Ted Cruz ran for his Senate seat four years ago on a “populist” platform, attacking bank bailouts and denouncing Wall Street’s power and influence over the legislative process in Washington D.C.. Nonetheless, this hasn’t stopped him from taking out substantial campaign loans from Goldman-Sachs and Citigroup, two of the biggest corporate “welfare queens” on Wall Street. Together, those loans totaled as much as $1 million – and Cruz failed to mention them to the Federal Election Commission (FEC) in his latest filing, as required by law.
Of course, there is nothing illegal about borrowing money in order to fund a political campaign. However, the law is clear about disclosure: voters have a right to know where such loans come from (even if loopholes allow outright “contributions” to be made in secret). The disclosure rule also prevents candidates from getting preferential treatment from such lenders, such as special low interest rates and favorable terms.
This news comes at an awkward moment for Cruz, who has taken away Trump’s lead in Iowa. While he claims that his failure to disclose the loans was a “technical and inadvertent filing error,” the fact is that doing business with two of the most hated financial institutions on Wall Street is potentially embarrassing to his “populist” campaign. It makes one wonder how “inadvertent” that omission was. And here’s another interesting bit of information: Mrs. Heidi Cruz is a managing director at Goldman-Sachs (she’s currently on leave).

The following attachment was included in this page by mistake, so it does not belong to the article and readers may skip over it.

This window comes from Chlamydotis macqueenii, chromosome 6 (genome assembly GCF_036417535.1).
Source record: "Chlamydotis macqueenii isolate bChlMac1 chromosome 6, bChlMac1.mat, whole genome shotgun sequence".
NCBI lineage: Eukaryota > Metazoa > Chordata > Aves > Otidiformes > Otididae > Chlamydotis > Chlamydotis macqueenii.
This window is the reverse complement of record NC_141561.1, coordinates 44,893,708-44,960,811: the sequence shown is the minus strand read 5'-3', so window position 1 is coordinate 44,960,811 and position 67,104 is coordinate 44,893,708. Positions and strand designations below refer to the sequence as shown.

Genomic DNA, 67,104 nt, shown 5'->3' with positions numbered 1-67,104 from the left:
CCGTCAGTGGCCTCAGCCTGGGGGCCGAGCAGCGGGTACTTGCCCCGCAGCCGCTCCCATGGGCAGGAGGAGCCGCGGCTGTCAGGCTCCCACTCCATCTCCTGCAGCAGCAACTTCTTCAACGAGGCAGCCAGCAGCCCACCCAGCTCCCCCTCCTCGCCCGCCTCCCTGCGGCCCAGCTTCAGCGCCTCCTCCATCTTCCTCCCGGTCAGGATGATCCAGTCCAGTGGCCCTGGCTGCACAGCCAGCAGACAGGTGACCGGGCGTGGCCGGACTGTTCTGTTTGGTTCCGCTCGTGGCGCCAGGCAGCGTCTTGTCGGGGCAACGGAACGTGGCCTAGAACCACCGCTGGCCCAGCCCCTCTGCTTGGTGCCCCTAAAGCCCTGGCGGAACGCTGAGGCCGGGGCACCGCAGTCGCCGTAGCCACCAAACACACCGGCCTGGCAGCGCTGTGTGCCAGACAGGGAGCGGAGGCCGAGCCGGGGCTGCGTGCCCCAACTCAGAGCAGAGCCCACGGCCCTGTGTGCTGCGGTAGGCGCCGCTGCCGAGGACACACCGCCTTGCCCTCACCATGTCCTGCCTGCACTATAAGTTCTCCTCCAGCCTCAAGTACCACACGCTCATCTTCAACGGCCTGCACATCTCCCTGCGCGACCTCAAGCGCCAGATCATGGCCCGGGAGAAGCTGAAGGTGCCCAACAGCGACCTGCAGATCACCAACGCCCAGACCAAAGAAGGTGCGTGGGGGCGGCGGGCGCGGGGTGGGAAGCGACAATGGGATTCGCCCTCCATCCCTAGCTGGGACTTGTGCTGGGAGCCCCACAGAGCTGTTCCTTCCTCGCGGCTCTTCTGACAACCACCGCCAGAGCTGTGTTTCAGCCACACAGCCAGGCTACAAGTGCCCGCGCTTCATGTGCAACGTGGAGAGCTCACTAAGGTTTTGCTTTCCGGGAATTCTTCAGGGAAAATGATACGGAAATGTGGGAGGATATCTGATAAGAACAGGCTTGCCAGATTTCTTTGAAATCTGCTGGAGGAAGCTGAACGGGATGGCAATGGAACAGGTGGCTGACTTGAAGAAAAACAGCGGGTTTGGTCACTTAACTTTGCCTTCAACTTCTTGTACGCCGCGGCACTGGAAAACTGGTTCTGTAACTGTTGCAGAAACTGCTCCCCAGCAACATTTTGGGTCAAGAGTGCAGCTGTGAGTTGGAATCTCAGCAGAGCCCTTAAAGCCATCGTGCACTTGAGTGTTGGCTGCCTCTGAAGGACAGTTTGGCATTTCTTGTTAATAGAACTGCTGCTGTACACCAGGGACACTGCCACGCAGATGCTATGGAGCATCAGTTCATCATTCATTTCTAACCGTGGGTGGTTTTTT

Campaign spokesperson Catherine Frazier told the media that Cruz put up is own assets as collateral for the Goldman-Sachs loan and received no special terms. According to Frazier, Cruz has since paid off the loan. Cruz told the media that his loans “have been disclosed over and over and over again on multiple filings,” assuring his supporters that “If…they were not filed exactly as the FEC requires, then we’ll amend the filings.” He insists that “all of the information has been public and transparent for many years.”
This could all very well be true, although a bit of skepticism is understandable. After all, a candidate who takes money from the very institutions he claims to stand against – even in the form of loans – can look hypocritical in the eyes of voters, especially those who are outraged by the power and influence of Wall Street. One couldn’t blame Cruz too much for wanting to keep that bit of information under wraps.
At the very least, the Cruz campaign will wind up having to pay out fines for the alleged “oversight.” At worst, it could prove to be a serious setback for him in his quest for the GOP Presidential nomination.